United States: What To Expect When You Are Expecting Construction Litigation

Last Updated: August 4 2014
Article by Jeffrey C. Newman

Delays in construction projects can lead to a cascade of negative financial repercussions for both owners and their contractors. The parties may even wind up in court.

Calculating damages in these cases can prove especially tricky when an owner causes the delay. Why? Because a significant portion of a contractor's costs will need to be allocated among multiple projects. Fortunately, a qualified financial expert can help.

Two Overhead Allocations

A delayed contractor will likely seek damages to cover some of its overhead costs, but construction companies rarely segregate overhead by project. Two types of overhead costs will require cost segregation or job-specific allocations:

1. Extended Field/Jobsite Overhead This overhead classification consists of costs which are necessary to support the work at the jobsite and, therefore, are directly chargeable to the project. These costs represent indirect expenses associated with the project and can increase because of delays. Such items can include but are not limited to the following:

  • Field office and equipment rental;
  • Project managers, supervisors and office workers;
  • Field office vehicles;
  • Field office utilities (including electricity, water and sewer usage); and
  • Supplies.

Contractual damages for these costs are based on the assumption that the original contract price included only the jobsite overhead costs necessary to support the project for the expected project completion timeline.

Determining a reasonable method to allocate the costs to various jobsites or projects can be challenging when employees (such as supervisors) work on multiple jobsites, meaning their time must be allocated. Cost allocation is also necessary when a delay creates the need for additional supervision, equipment, reporting, quality control and scheduling.

2. Indirect Overhead Items These claims are a contractor's "cost of doing business" and are frequently among the most contentious points of construction litigation. Disagreements often stem from the fact that such items cannot be directly charged to a specific project. Examples include:

  • Salaries (for company officers, estimators, accounting staff and others not assigned to a specific project);
  • General and administrative costs;
  • Insurance; and
  • Taxes.

Unlike jobsite overhead, indirect overhead items generally are not directly increased by a project delay. However, slowdowns can impede the contractor's ability to generate revenue. As a result, project delays negatively impact profitability and lead to reduced margins.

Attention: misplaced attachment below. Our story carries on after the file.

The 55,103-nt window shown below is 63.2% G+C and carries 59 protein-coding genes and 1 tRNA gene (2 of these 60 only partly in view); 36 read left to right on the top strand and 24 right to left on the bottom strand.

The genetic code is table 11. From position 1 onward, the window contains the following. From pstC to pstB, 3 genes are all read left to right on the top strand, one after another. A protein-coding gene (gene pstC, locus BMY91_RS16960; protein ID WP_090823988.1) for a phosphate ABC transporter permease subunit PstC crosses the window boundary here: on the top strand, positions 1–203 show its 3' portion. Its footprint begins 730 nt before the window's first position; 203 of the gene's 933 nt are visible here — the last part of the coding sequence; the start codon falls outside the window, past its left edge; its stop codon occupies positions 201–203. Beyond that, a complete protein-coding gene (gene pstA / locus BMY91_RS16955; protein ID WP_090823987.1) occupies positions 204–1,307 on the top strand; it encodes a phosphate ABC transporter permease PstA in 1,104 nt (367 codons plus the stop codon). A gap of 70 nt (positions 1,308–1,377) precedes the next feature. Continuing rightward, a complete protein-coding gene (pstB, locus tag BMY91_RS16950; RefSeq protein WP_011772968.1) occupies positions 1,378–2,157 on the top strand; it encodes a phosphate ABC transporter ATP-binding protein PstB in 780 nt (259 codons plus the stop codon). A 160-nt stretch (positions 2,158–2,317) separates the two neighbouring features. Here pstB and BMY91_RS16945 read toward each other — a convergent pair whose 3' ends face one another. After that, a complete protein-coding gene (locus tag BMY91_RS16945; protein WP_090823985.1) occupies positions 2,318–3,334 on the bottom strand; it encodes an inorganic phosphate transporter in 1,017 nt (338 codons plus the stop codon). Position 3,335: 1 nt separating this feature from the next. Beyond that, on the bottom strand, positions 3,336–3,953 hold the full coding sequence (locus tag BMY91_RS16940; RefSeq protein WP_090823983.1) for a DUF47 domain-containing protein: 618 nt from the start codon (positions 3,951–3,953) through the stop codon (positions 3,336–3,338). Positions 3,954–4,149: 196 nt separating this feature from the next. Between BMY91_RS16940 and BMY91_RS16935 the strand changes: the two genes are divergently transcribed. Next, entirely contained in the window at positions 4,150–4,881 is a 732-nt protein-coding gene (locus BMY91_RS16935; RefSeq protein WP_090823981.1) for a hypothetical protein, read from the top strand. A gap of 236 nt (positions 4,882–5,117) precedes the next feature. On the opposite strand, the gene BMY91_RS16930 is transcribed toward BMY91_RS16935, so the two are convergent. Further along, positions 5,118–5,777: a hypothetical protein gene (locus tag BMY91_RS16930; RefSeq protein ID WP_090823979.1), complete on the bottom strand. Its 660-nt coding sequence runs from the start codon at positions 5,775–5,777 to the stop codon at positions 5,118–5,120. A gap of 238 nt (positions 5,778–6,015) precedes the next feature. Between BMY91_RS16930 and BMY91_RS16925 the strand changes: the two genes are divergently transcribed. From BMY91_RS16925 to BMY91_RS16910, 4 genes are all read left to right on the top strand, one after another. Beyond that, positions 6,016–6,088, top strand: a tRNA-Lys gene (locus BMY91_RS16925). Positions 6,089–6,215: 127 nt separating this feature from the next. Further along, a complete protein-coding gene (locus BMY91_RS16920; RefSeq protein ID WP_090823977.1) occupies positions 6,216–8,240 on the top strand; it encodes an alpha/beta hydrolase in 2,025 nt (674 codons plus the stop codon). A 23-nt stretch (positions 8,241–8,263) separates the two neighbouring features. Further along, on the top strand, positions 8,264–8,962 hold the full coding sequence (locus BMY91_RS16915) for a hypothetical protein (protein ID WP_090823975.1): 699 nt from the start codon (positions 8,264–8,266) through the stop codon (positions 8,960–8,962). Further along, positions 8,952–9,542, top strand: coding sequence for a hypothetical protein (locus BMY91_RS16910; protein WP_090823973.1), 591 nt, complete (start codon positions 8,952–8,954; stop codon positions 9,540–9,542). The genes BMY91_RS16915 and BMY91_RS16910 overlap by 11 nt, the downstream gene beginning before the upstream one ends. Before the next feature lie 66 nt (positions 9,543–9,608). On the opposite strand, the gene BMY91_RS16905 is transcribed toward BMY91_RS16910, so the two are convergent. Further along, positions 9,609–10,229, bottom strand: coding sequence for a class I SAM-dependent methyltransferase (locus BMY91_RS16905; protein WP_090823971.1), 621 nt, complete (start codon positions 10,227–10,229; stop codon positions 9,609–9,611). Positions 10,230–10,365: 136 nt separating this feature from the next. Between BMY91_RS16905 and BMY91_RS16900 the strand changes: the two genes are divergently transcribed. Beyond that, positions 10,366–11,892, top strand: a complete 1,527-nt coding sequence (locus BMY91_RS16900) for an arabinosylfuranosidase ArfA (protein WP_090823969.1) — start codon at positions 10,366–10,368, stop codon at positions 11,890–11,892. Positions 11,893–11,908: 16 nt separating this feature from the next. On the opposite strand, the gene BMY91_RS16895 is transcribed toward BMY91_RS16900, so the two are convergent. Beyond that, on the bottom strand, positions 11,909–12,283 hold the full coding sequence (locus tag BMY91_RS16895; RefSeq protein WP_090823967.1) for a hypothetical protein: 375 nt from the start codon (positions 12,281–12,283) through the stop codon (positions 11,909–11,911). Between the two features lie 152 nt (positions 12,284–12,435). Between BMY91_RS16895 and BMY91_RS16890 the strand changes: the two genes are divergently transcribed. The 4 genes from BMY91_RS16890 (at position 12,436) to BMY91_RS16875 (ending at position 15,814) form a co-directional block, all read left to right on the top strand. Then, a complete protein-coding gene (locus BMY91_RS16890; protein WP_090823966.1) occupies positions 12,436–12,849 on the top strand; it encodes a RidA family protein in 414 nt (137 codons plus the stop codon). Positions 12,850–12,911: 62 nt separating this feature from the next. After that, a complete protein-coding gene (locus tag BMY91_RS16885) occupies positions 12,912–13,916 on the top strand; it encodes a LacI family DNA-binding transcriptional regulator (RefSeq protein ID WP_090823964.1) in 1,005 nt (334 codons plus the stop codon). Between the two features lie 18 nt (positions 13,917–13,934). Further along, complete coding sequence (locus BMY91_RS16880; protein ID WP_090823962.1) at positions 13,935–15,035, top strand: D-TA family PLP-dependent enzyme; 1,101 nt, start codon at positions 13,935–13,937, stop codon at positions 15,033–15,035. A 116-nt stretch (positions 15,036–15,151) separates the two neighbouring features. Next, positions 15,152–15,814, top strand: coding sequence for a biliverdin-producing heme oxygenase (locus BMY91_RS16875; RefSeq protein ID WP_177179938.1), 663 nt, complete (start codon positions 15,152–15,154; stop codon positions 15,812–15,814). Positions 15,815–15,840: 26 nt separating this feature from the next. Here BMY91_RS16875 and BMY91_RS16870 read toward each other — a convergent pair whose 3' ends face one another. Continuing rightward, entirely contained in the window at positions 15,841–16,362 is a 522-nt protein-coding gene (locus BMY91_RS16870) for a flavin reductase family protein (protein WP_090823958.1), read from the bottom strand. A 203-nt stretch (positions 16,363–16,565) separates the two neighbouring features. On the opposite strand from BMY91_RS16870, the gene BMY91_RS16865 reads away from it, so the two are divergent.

Much of litigation revolves around the appropriate cost allocation method formula. Several approaches have been used, including the Eichleay formula, Carteret formula, direct allocation method and fixed percentage approach. The Eichleay formula is probably the most common method. Under this method, a contractor must establish that 1) a compensable delay occurred; 2) the construction company was working on standby; and 3) the business could not take on other projects.

Additional Contractor Damages

Depending on the circumstances, a contractor may pursue several other types of damages, including productivity losses and damages for escalation. Although a contractor typically assumes the risks related to the costs of labor, equipment and materials during the course of a project, contractors could be entitled to damages that result from increased production times that result from such delays.

For example, a construction company might postpone a materials purchase because of the delay. If the materials cost more when purchased later, the owner could be liable for the difference in costs.

If, on the other hand, the contractor went ahead and bought the materials within the original period, it could seek damages to reimburse it for storage costs incurred because of the delay. In addition, the construction company could demand compensation for costs associated with idle labor and equipment.

On the upside, courts expect damaged parties to make reasonable efforts to mitigate their losses. So, a contractor's damages may be limited to the extent that managers failed to take steps to minimize damages once they knew about the delay.

What Can Owners Recover?

In construction cases where delays are caused by contractors, architects or other parties, owners can usually recover either liquidated damages or actual damages. Construction contracts often include a liquidated damages provision that is triggered by certain types of contract breaches, such as a contractor's failure to complete its work on time. If a specified breach occurs, the construction company must pay the owner liquidated damages at an agreed-upon daily or weekly rate, generally from the contractual date for completion until the date of actual completion.

Alternatively, an owner can recover actual damages. Such damages might include the loss of use and revenue, increased financing costs, increased costs for other contractors, and additional administrative costs.

Do Not Delay

The list of damages a contractor may seek following a construction project delay can seem daunting. If you need help determining a reasonable estimate of liquidated damages to include in your contracts.

The content of this article is intended to provide a general guide to the subject matter. Specialist advice should be sought about your specific circumstances.

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Jeffrey C. Newman
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